PC Gamer

The annual DICE Summit is an opportunity for game makers of all stripes to come together to share ideas, talk about new technologies, take part in roundtable discussions—and, for 16 famous developers including Feargus Urquhart, Jeff Kaplan, Randy Pitchford, and Tim Willits, to blow each other to pieces in a one-on-one, winner-take-all Quakeworld tournament. 

The single-elimination FaceIt Quake Tournament at DICE will begin with the following matchups: 

  • Sean Dunn (Sparkypants) vs. Shekhar Dhupelia (Wargaming)
  • Feargus Urquhart (Obsidian Entertainment) vs. Patrick Hudson (Robot Entertainment)
  • Randy Pitchford (Gearbox Software) vs. Leo Olebe (Facebook)
  • Ted Price (Insomniac Games) vs. David Wood (Bandai Namco)
  • Min Kim (Bonfire Studios) vs. Sheloman Byrd (Tencent)
  • Kate Edwards (IGDA) vs. Tim Willits (id Software)
  • Niccolo Maisto (FaceIt) vs. Matt Firor (ZeniMax Online)
  • Jeffrey Kaplan (Blizzard) vs. Steve Ellmore (Disbelief)

It's hard not to see Willits as a sentimental favorite, although I don't imagine he's had much to do with Quake (actually, according to ShackNews, the somewhat newer Quakeworld) in recent years. Kaplan is one of the top guys on the biggest competitive shooter currently on the market, which may serve him well. Obsidian is probably my favorite studio in the mix, but I have a feeling Feargus is going to be one-and-done pretty quick. (I'll be happy to be wrong, though.)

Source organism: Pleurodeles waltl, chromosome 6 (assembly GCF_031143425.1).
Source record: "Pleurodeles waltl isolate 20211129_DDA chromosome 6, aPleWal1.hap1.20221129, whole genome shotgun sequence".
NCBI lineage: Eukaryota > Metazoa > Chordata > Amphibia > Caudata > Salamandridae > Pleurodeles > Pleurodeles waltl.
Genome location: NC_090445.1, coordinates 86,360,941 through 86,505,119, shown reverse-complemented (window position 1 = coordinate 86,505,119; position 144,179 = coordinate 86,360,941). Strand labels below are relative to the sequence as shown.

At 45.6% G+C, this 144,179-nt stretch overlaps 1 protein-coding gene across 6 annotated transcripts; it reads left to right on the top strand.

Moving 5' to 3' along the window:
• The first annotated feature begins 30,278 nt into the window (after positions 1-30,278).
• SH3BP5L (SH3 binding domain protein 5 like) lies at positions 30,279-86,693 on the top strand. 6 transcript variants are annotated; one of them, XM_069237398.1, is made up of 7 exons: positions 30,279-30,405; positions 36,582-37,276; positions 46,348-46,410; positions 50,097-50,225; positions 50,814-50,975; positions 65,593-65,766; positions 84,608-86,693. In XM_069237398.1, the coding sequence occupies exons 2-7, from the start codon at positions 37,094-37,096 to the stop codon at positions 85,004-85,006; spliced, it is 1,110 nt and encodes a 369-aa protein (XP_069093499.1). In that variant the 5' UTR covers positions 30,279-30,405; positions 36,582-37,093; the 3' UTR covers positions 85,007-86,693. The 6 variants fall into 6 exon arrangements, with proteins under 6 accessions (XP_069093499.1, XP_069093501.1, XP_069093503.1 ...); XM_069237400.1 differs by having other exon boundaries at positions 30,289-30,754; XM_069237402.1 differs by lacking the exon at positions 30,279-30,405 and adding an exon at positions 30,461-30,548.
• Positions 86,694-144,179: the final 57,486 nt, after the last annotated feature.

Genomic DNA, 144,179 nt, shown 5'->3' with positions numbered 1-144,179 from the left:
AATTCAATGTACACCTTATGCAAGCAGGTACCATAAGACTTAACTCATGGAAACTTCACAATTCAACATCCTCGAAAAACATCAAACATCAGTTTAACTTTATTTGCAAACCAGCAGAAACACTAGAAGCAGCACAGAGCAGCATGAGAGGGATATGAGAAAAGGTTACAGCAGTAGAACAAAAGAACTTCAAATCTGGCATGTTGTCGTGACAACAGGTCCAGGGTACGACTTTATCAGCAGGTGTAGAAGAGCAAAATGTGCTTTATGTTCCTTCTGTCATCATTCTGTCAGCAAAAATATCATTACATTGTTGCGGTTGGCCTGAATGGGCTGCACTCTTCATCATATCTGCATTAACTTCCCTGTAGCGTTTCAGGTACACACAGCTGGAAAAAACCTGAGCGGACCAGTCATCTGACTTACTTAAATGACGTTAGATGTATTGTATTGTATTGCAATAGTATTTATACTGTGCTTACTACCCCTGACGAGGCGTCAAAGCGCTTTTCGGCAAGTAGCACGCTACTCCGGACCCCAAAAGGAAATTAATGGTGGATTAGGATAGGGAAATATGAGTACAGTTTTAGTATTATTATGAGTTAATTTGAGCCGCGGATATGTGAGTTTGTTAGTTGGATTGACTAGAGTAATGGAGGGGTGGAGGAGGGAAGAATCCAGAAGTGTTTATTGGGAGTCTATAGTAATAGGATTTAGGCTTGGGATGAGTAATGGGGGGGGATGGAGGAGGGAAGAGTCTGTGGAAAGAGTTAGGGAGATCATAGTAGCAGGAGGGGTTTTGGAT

The action is set to begin at 10:50 am PT on February 22 and continue through to February 23, with semi-finals, and then the grand final, set to begin at 3:15 pm PT. Bracket and results are available at dice.faceit.com, and you'll be able to watch the action live on the FaceIt Twitch channel.

PC Gamer

Wolfenstein 3D is primarily a game about shooting Nazis. Occasionally you'll shoot dogs too, but they're Nazi dogs. Occasionally you'll steal treasure, but it's Nazi treasure. Nazis are a common foe in videogames because they're unambiguously bad, thus triggering no moral quandaries among those who digitally shoot them.

But what if you could, uh, try to talk them out of being Nazis instead? Rather than fight fire with fire, what if we had an Earl Grey and a chinwag? Dialogue 3D —a "hack" of the original Wolfenstein 3D by Ramsey Nasser—offers one fairly convincing answer: You'd probably not have much luck.

The game comes amid much online debate relating to how people who are not Nazis should treat those who are. Some suggest having a discussion, whereas others are happy to punch them from here to next Sunday. I think it's fairly clear which side of that conundrum Nasser inhabits, and he makes a pretty strong case—albeit via a shallow 1990s videogame.